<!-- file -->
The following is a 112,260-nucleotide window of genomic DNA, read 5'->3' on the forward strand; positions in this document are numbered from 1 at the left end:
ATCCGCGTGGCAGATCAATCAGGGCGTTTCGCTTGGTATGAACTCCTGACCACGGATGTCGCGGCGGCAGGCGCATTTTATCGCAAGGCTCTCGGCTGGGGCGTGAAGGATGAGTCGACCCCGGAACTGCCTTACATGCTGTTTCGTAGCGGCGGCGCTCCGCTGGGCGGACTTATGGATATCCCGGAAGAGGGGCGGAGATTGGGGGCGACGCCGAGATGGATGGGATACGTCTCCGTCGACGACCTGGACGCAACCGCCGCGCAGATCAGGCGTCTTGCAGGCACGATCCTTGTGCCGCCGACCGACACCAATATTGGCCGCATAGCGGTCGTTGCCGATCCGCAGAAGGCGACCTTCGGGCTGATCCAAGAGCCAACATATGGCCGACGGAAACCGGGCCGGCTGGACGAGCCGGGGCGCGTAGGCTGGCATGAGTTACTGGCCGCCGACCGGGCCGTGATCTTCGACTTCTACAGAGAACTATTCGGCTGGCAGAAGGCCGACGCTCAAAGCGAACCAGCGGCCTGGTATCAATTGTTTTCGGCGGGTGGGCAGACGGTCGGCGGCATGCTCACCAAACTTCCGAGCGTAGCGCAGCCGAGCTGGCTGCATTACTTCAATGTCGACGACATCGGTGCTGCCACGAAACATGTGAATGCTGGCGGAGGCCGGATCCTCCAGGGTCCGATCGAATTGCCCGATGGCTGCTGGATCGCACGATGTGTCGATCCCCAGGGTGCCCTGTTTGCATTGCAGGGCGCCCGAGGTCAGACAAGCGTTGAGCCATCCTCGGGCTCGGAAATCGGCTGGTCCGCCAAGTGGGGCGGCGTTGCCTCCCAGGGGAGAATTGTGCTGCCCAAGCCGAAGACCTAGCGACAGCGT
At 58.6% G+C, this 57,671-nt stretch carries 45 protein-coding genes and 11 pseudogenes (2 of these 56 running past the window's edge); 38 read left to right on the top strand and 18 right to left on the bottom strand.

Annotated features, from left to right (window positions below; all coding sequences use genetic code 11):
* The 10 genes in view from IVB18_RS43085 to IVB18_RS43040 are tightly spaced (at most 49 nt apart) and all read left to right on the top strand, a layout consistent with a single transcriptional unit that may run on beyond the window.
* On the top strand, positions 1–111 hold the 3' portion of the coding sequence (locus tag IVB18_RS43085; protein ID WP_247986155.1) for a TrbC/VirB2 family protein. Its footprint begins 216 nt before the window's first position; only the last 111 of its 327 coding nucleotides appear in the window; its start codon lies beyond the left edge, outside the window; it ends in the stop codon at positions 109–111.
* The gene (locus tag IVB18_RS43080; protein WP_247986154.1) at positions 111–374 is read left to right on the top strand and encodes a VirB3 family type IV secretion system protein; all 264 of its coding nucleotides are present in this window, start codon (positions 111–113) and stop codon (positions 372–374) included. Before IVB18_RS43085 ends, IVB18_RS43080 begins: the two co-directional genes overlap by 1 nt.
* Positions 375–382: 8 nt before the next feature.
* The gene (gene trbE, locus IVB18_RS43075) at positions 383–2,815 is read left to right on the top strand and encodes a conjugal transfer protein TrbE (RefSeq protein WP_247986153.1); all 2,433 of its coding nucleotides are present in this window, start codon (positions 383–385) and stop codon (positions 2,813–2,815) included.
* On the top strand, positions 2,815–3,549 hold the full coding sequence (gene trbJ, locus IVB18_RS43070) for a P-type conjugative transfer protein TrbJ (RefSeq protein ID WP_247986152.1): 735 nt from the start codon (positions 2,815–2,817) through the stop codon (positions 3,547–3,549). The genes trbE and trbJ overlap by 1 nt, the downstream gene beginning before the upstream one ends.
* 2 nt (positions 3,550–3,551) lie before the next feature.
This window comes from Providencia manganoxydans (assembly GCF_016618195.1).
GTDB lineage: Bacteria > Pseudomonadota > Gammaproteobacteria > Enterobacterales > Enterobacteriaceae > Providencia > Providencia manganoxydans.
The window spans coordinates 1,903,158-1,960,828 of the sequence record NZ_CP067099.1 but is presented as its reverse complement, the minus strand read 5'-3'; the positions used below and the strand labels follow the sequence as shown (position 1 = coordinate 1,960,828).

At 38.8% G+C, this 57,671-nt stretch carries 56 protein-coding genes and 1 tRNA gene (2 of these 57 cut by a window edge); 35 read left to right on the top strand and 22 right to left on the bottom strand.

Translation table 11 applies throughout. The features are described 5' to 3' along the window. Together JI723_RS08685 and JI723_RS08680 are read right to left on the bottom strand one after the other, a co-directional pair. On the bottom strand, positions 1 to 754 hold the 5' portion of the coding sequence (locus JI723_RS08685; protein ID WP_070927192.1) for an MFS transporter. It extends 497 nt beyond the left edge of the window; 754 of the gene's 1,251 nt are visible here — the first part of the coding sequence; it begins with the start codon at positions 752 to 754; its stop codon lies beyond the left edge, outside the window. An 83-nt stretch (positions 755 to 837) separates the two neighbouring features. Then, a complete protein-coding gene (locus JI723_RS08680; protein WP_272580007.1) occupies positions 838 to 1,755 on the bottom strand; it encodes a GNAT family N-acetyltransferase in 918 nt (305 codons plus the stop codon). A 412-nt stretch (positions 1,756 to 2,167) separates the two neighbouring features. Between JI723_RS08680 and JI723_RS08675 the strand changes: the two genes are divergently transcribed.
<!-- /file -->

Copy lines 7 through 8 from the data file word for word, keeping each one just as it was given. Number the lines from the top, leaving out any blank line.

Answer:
* The gene (locus tag IVB18_RS43080; protein WP_247986154.1) at positions 111–374 is read left to right on the top strand and encodes a VirB3 family type IV secretion system protein; all 264 of its coding nucleotides are present in this window, start codon (positions 111–113) and stop codon (positions 372–374) included. Before IVB18_RS43085 ends, IVB18_RS43080 begins: the two co-directional genes overlap by 1 nt.
* Positions 375–382: 8 nt before the next feature.